NEW YORK -- As they sort through their mile-high pile of reasons to do business with Denver, the New York Knicks should consider the sentiments of a franchise player in dire need of a franchise.
Amare Stoudemire has invested everything he has in the Knicks -- mind, body and soul -- and it's time for the Knicks to invest everything they have in him.
This isn't about the $100 million coming Stoudemire's way, a deal that already looks like the smartest one Jim Dolan's ever made. Money alone can buy Stoudemire a lot of things, even 25 percent of the Mets, but in a salary-capped league it cannot buy him a lineup he can be proud of.
A trade for Carmelo Anthony can.
Stoudemire deserves this deal. For putting a godforsaken team on his shoulders, for carrying that team back to respectability with uncommon grace, and for accepting a monumental challenge that sent LeBron James scurrying to the beach, Stoudemire deserves a reason to believe the Knicks will win their long-lost title within the next three or four years, before his legs give out for good.
Anthony would be that reason.
The Knicks are only 28-26 without him. They defeated the Atlanta Hawks, 102-90, Wednesday night, when Stoudemire managed 23 points, 7 rebounds, 3 blocks, and a dozen displays of raw emotion inspired by Al Horford, who lost the physical battle to the Knicks star after scoring a 48-hour trash-talking draw in their prelim.
"It's just my character," said Stoudemire, who played through his sore big toe. "It motivates me sometimes when I make those types of quotes. So it's a matter of motivation and getting our guys ready to go."
Stoudemire said his toe will be ready to go at the All-Star Game in Los Angeles, where he'll surely spend some quality time with a certain Brooklyn-born Western Conference starter dying to come home, sweet home.
Reject Denver's demands and sign Carmelo Anthony as a free agent in the summer? It's not that simple. The New Jersey Nets are back in pursuit, making a grandstanding liar out of Mikhail Prokhorov, and the Nuggets have always preferred the Nets' assets to the Knicks' assets.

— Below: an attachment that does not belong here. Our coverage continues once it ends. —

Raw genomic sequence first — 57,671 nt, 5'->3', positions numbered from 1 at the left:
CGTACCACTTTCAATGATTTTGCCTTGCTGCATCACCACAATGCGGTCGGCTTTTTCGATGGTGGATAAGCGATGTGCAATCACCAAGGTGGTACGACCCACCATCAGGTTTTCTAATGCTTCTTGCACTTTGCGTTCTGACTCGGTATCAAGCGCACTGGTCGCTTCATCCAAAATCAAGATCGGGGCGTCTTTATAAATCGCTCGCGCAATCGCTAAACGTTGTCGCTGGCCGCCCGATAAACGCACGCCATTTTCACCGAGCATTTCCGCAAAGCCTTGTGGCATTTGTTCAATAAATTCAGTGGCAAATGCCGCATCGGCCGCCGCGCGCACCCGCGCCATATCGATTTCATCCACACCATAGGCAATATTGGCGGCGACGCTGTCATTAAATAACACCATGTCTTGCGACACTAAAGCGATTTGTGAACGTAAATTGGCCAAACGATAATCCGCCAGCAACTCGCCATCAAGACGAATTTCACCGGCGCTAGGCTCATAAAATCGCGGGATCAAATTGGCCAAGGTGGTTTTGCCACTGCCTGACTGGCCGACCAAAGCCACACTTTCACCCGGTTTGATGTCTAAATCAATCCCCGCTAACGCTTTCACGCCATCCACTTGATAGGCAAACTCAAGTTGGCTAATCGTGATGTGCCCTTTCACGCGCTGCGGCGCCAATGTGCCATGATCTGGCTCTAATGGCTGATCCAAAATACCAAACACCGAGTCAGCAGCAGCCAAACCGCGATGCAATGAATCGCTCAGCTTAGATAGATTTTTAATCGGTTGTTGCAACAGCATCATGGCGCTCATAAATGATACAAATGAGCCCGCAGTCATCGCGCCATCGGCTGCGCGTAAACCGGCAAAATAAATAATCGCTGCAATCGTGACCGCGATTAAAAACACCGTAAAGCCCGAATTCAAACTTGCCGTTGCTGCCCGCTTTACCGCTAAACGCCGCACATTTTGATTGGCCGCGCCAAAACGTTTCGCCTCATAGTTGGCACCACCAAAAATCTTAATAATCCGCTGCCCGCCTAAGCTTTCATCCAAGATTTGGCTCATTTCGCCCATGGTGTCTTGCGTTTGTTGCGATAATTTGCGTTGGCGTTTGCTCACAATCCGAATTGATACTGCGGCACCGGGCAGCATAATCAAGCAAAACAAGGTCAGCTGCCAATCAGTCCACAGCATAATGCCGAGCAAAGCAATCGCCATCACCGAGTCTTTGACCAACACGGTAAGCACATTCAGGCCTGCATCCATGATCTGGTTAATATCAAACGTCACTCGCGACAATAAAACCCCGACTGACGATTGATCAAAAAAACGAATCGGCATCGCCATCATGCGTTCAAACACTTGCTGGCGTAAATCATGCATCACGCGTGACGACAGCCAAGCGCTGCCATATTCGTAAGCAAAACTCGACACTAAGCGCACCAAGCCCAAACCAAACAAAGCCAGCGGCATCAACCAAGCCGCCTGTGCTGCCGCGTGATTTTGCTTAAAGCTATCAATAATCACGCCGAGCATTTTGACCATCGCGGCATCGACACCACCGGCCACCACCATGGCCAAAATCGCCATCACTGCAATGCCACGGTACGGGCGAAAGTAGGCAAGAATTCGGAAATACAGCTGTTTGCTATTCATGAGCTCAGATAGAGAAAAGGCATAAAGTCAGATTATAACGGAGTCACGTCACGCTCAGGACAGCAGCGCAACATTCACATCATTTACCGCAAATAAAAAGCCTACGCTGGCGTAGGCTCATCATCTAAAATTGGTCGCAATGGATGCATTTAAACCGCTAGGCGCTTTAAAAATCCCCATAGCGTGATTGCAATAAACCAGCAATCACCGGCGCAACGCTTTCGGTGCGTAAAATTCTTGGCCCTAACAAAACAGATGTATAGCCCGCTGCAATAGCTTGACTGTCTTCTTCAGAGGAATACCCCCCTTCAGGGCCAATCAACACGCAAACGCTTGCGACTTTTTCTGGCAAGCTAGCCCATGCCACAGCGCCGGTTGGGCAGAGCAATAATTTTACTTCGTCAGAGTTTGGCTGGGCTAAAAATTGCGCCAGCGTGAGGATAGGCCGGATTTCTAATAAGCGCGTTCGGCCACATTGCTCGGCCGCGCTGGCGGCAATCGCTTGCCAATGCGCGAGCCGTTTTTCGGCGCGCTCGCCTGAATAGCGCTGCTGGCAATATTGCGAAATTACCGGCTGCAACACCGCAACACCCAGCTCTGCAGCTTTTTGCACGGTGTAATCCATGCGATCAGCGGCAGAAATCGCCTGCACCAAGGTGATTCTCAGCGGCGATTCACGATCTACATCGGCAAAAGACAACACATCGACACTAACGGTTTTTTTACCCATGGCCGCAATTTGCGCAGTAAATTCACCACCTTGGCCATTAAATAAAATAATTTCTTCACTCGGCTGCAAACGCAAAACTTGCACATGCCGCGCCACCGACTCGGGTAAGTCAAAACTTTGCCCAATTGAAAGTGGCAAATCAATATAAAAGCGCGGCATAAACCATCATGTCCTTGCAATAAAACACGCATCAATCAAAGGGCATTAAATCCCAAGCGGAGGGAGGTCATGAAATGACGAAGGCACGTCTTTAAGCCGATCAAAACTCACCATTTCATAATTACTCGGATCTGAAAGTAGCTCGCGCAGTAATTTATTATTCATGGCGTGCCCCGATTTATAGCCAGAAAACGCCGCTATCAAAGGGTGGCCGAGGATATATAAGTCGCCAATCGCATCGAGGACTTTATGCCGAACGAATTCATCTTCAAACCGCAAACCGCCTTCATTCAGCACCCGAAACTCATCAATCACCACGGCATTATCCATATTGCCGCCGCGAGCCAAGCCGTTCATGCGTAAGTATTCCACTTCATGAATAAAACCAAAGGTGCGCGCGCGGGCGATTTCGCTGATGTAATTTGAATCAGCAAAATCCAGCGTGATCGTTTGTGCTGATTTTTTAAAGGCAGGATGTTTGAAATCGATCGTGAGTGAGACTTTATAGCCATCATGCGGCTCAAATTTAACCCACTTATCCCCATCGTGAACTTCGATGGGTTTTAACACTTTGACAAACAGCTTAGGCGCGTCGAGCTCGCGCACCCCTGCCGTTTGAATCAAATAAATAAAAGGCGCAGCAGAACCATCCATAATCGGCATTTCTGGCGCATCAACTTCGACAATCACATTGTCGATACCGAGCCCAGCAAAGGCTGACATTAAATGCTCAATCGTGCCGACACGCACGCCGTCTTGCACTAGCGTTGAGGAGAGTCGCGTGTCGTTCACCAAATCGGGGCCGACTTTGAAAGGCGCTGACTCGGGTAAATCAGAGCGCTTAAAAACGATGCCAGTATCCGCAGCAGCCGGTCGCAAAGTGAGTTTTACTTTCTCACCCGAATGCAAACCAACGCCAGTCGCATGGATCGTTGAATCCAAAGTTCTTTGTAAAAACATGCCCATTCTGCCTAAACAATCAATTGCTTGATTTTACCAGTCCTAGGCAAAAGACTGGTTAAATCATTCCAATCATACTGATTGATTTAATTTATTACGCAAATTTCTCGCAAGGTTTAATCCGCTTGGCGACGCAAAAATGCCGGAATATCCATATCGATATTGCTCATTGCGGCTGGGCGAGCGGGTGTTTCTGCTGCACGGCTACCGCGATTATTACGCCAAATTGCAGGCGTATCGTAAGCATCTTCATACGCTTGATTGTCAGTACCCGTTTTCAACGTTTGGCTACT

But there's more. Anthony has poured so much time and energy into making himself available to the Knicks, his chosen destination, that one source close to the talks believes Anthony will refuse to accept a summertime discount to play in Madison Square Garden in the event Donnie Walsh fails to deal before next Thursday's deadline.
"Melo has been the driving force behind this thing all along," the source said, "and you've got to give the kid credit. He's put himself way out there, and Denver finally engaged the Knicks and is willing to do a deal, a huge step forward.
"Melo wants to be a Knick, he's let everyone know that, and now the Knicks have to do their part. I still think it's 80-20 that he ends up in New York in a trade. But if Melo doesn't get traded, he's going to be very upset and I don't think he ever plays for the Knicks."
This math isn't fuzzy. No "big two" equals no "big three." Neither Paul nor Williams has any desire to be the last Knick standing when Stoudemire's aching knees and toes finally catch up to him.
And yes, it's going to take a lot of vision and creativity from Walsh (or whoever might replace Walsh) to clear the requisite salary space for one of the megastar point guards, assuming the new labor agreement doesn't take a healthy divot out of the cap.
A trade for Anthony actually helps the big-picture process. Wilson Chandler will be a restricted free agent this summer, and Danilo Gallinari will be a restricted free agent next summer. If the Knicks can move one or both in a two- or three-team trade that brings back Anthony, their 2012 books will be much better for it.
Of course Denver wants a ton in return, and of course the Knicks will have to part with young, developing players they don't necessarily want to part with. But asked Wednesday night if he'd be willing to deal two or three starters in a trade, any trade, Walsh said, "If it's a good trade, I would do it."
Carmelo Anthony represents a good trade, and the Nets appear more eager than the Knicks to embrace this truth. One more time, the Nets are talking to the Nuggets about a package of first-round picks built around rookie Derrick Favors. One source close to the talks between New Jersey and Denver said the Nets are "wading in the shallow end of the pool right now, and worried about going back into the deep end a third time and drowning."
The Nets would come across as fools if they fail to close again, yet the Knicks still have more to lose. The momentum they gained by signing Stoudemire and fielding a competitive team would crash into a brick wall, leaving the master plan in a billion little pieces.
"I think we've made a huge jump since last year," said Stoudemire, measuring the 28 victories at the break against the 29 claimed by last season's Knicks over 82 games.
Reminded that he is the franchise's first All-Star starter since Patrick Ewing, Stoudemire said he was happiest for the long-suffering fans ("They deserve this type of success," he said) and spoke of showing some professionalism in L.A., another sure sign that he really, really gets it.
"It's kind of blown me away how well he's conducted himself within the franchise with the people who work here," Walsh said, "and outside the franchise with the fans he meets and everybody he talks to."
It's Walsh's turn to amaze his best player and most passionate and accountable leader. The Knicks have plenty of reasons to trade for Carmelo Anthony, and doing right by Amare Stoudemire is better than most of them.